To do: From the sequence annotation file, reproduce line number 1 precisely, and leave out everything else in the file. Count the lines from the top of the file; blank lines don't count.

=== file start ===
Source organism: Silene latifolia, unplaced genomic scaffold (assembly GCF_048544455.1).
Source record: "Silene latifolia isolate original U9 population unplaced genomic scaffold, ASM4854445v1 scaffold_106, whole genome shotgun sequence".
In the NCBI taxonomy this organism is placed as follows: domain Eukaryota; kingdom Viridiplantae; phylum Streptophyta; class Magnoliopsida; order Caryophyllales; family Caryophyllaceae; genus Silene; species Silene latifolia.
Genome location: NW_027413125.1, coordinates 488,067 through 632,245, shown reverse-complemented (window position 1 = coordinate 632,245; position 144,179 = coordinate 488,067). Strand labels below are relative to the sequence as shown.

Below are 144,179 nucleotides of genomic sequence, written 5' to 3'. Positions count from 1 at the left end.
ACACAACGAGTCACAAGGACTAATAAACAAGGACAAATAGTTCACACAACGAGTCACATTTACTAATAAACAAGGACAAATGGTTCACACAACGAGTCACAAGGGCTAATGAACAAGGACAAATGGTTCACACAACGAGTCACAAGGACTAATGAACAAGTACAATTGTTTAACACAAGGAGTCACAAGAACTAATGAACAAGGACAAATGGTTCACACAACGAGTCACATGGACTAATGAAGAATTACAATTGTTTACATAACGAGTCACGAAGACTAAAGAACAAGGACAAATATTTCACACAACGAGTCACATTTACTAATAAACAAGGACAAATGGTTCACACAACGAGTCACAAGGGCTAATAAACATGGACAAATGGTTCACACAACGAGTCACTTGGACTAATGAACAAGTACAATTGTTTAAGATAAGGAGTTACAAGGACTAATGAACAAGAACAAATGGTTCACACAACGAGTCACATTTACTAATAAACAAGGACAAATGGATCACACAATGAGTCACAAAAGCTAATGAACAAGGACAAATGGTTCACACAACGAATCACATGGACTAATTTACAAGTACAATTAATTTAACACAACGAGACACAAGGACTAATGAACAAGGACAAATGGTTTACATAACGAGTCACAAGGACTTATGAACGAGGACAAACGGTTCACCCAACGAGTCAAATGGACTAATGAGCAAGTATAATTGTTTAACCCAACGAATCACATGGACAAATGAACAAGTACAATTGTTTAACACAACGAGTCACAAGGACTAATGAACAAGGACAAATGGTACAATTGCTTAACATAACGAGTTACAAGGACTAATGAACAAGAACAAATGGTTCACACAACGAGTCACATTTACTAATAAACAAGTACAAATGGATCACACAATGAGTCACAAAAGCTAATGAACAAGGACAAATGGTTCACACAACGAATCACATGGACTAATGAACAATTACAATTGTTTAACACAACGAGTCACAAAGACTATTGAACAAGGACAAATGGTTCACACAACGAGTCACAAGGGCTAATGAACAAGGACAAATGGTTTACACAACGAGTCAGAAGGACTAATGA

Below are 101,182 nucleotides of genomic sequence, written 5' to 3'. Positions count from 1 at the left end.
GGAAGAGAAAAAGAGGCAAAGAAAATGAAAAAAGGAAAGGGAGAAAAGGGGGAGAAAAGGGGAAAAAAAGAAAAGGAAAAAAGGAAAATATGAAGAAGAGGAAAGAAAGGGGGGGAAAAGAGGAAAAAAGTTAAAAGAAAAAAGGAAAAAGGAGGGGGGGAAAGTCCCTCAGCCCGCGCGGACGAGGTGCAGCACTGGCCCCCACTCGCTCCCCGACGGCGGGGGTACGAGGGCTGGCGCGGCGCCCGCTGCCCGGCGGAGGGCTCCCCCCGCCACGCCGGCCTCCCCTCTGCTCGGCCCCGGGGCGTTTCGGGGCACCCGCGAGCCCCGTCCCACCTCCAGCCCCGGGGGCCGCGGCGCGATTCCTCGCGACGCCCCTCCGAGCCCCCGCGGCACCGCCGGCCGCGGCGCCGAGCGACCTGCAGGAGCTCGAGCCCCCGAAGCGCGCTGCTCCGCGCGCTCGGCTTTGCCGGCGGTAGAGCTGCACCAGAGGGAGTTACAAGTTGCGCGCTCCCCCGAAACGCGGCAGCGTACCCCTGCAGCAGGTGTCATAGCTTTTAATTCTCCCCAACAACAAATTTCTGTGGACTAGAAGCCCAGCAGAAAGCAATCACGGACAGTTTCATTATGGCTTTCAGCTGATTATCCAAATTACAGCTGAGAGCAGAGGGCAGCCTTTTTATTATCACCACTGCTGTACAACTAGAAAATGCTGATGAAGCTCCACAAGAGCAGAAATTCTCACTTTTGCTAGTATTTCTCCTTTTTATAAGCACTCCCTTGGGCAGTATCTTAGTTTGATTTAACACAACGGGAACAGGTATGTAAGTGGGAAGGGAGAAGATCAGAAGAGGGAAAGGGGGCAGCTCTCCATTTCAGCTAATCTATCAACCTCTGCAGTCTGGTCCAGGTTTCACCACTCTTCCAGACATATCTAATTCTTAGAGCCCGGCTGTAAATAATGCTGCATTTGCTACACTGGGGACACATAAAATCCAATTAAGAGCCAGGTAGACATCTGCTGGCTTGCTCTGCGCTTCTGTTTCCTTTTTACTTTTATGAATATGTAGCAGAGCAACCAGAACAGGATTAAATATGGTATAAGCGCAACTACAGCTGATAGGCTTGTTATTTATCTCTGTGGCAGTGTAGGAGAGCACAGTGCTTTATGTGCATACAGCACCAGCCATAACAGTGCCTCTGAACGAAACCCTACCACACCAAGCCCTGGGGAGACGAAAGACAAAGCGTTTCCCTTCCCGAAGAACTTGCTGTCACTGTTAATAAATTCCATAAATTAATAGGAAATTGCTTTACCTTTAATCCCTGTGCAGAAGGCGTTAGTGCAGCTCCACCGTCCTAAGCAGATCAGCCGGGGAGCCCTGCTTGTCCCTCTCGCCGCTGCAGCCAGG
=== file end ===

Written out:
Source organism: Silene latifolia, unplaced genomic scaffold (assembly GCF_048544455.1).